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The House of Commons rises for the Christmas period

With a new majority, “reinvigorated” cabinet, and his Brexit bill passed, what will be the Prime Minister’s priorities when the House returns in the new year?

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Image Credit: Jorge Láscar

After 6 weeks of hard campaigning, the results of the recent election have meant that Boris Johnson will now enter the new year with an 80 seat majority in the House of Commons. For many in politics, it has been hard to envision life after the 12th December, including the Conservatives. Nonetheless, once the dust settled after the electoral victory, political life at Number 10 was to resume again. The first order of business was being to make any altercations to Johnson’s cabinet; to assemble the his team that was to “get Brexit done”, alongside their new domestic policies.

A major reshuffle was not anticipated at this point from the Prime Minister. Johnson had already introduced his first cabinet upon winning party leadership in the Summer. It included the new appointments of Chancellor Sajid David, Foreign Secretary Dominic Raab, and Home Secretary Priti Patel, all of whom are remaining in their posts. Instead, the cabinet welcomed a new face in Simon Hart. There were also elements of surprise as Nicky Morgan remained in her post, despite resigning as an MP.

Hart has taken on the role of Welsh Secretary, replacing Alan Cuins who resigned at the beginning of the election. Pleased with his appointment, he expressed his delight at the “amazing opportunity he had been given”. In an attempt to address the common critique of a negative tone of proceedings in the Commons, he pledged that there would be “no petty arguments” between Cardiff and Westminster. The political left have debated how long Hart’s position would exist, floating the idea that the job may be scrapped in the future. Hart rejected such suggestions as “nonsense”. The result of the election put strengthening the union as a priority, which meant Hart’s role was vital. A role that he saw was to be "the voice of Wales at the heart of the UK government”.

While she stepped down as the MP for Loughborough, Morgan remains in the position of Culture Secretary. She will now sit as a cabinet minister in the House of Lords after having accepted a peerage. Opposition parties, however, have accused her of being rewarded for her “political sycophancy”. Yet, Morgan is firmly against such accusations, adding that she may only hold the role until the end of the January as vast changes are expected to be implemented within the Prime Minister’s top team upon leaving the EU. She further quipped on Twitter that it turns out leaving “the Cabinet is harder than leaving the EU”.

The comment may have been flippant in nature, but Morgan appears to be right. As anticipated after the Conservatives landslide victory in the December election, Johnson’s Brexit bill was passed in the House of Commons with 358 votes to 234, with a majority of 124. His campaign pledge to “get Brexit done” now appears in grasping distance for the Prime Minister as the bill puts a ban to an extension of the transition period, planning for the UK to leave the EU on the 31st January. The bill passed despite Labour’s instructions from Jeremy Corbyn to vote against it. The Labour leader claimed there remained a “better and fairer way to leave the EU”.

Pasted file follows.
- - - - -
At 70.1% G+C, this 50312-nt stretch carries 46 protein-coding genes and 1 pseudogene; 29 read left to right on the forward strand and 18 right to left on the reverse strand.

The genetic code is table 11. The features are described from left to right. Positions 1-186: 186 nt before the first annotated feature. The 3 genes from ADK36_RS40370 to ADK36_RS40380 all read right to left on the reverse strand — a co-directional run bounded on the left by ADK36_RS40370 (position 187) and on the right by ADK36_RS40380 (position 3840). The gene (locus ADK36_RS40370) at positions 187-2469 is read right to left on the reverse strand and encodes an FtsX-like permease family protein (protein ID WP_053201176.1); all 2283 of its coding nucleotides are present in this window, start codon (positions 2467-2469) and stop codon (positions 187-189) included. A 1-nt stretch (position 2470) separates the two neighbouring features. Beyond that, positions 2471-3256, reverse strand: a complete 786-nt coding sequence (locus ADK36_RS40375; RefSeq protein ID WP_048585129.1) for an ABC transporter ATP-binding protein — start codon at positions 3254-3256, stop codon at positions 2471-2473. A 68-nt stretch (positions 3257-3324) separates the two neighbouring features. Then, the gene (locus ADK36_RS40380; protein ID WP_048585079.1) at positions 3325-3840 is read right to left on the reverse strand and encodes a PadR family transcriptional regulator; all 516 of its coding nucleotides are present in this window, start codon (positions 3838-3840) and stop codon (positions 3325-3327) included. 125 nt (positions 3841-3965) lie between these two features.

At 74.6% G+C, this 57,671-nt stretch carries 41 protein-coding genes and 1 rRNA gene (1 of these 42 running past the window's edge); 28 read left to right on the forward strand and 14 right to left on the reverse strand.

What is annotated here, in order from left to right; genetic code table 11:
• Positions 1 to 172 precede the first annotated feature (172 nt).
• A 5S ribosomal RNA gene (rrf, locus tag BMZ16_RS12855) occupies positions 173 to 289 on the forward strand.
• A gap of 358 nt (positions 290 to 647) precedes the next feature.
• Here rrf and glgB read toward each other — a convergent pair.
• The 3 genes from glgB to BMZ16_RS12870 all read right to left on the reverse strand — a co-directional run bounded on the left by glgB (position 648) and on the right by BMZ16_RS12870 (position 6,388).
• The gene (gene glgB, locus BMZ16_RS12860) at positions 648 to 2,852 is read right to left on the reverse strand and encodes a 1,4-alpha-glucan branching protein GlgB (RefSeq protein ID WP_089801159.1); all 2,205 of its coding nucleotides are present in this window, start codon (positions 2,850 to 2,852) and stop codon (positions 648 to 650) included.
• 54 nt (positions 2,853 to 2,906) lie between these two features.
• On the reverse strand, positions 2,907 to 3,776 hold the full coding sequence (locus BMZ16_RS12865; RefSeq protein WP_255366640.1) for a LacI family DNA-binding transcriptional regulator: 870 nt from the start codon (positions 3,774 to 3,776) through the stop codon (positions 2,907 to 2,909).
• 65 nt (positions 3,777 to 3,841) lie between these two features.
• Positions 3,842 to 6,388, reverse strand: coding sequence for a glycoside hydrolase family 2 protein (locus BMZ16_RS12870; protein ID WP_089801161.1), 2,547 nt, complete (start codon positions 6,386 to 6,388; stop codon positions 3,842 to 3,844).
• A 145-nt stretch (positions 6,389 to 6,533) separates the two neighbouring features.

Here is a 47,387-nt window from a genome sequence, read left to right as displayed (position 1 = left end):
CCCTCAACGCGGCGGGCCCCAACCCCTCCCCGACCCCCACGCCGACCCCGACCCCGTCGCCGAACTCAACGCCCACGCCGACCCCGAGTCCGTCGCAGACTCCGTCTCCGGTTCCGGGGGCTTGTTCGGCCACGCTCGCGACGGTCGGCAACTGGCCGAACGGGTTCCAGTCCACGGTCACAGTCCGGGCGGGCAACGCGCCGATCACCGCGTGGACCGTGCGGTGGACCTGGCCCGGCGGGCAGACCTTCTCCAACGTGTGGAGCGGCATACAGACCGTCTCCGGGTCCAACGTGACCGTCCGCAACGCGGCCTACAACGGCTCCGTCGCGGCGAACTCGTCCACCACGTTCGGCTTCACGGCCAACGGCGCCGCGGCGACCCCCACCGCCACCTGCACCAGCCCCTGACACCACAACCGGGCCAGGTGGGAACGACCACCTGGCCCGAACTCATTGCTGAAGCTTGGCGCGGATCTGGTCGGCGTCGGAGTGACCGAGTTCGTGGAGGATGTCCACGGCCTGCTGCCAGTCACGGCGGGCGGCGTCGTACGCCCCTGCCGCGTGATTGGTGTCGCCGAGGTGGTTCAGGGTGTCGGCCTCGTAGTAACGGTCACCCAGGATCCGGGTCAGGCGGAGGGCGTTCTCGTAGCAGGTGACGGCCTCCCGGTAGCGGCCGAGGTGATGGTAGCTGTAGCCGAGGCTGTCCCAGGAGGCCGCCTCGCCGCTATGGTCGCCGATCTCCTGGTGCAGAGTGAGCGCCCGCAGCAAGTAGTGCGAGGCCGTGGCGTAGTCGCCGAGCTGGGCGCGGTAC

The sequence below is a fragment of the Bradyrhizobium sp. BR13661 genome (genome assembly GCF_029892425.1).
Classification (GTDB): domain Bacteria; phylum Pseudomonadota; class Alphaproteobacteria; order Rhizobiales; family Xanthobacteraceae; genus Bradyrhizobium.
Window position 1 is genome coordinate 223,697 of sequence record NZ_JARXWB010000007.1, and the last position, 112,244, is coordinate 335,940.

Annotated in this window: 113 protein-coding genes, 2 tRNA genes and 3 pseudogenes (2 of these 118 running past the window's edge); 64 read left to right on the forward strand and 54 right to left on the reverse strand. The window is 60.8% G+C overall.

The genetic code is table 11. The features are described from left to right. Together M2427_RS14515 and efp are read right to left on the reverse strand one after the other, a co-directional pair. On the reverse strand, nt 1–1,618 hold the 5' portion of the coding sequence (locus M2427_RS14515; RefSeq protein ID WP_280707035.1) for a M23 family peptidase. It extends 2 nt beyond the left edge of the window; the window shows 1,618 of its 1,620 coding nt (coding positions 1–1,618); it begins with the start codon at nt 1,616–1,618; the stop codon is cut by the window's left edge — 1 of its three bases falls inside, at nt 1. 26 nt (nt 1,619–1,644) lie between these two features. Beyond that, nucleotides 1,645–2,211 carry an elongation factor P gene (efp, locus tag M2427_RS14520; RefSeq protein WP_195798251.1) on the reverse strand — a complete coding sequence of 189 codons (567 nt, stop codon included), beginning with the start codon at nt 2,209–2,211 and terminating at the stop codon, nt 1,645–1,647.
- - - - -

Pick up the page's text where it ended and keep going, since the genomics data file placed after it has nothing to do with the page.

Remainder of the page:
Interestingly, 6 Labour MPs ignored this message and defied the party’s whip by voting for the bill. Emma Lewell-Buck, MP for South Shields, was one of this small group explaining how she made her choice with a heavy heart, but believed it was time for the “combative nature of this debate” to come to an end. She did not believe in opposition for opposition’s sake, leading her to contribute to the 358 votes that backed the Prime Minister’s bill. Her language appears to match Johnson’s, who spoke about the need to leave the old labels of ‘Leave’ and ‘Remain’ behind. This offers hope to Eurosceptics as after 3 years of time and money used on debate, there now seems to be a light at the end of the tunnel. Yet, as often is the case with politics, the reality is more complex than first meets the eye. The Government’s Brexit bill was passed with 358 votes, despite gaining 365 seats in parliament from the result of the recent election. It appears that Labour is not the only party with MPs willing to cross party lines.

The passing of the bill marked the penultimate day before parliament was to rise for the Christmas period. The Queen’s Speech indicates that, alongside the NHS, Brexit remains Johnson’s ultimate priority once the House returns on the 7th January, when three further days of debate have been scheduled. With a “reinvigorated” cabinet, a new majority, and his Brexit bill commentators have asked if British politics is to see the rise of Johnsonism in the new year? John Pienaar, the BBC’s deputy political editor, suggests that while this may be the case, giving a “political mission a name is a lot easier than pulling it off”. While questions may continue if parliament is entering a new era, Westminster certainly leaves for the Christmas break in a very different position from 2018.

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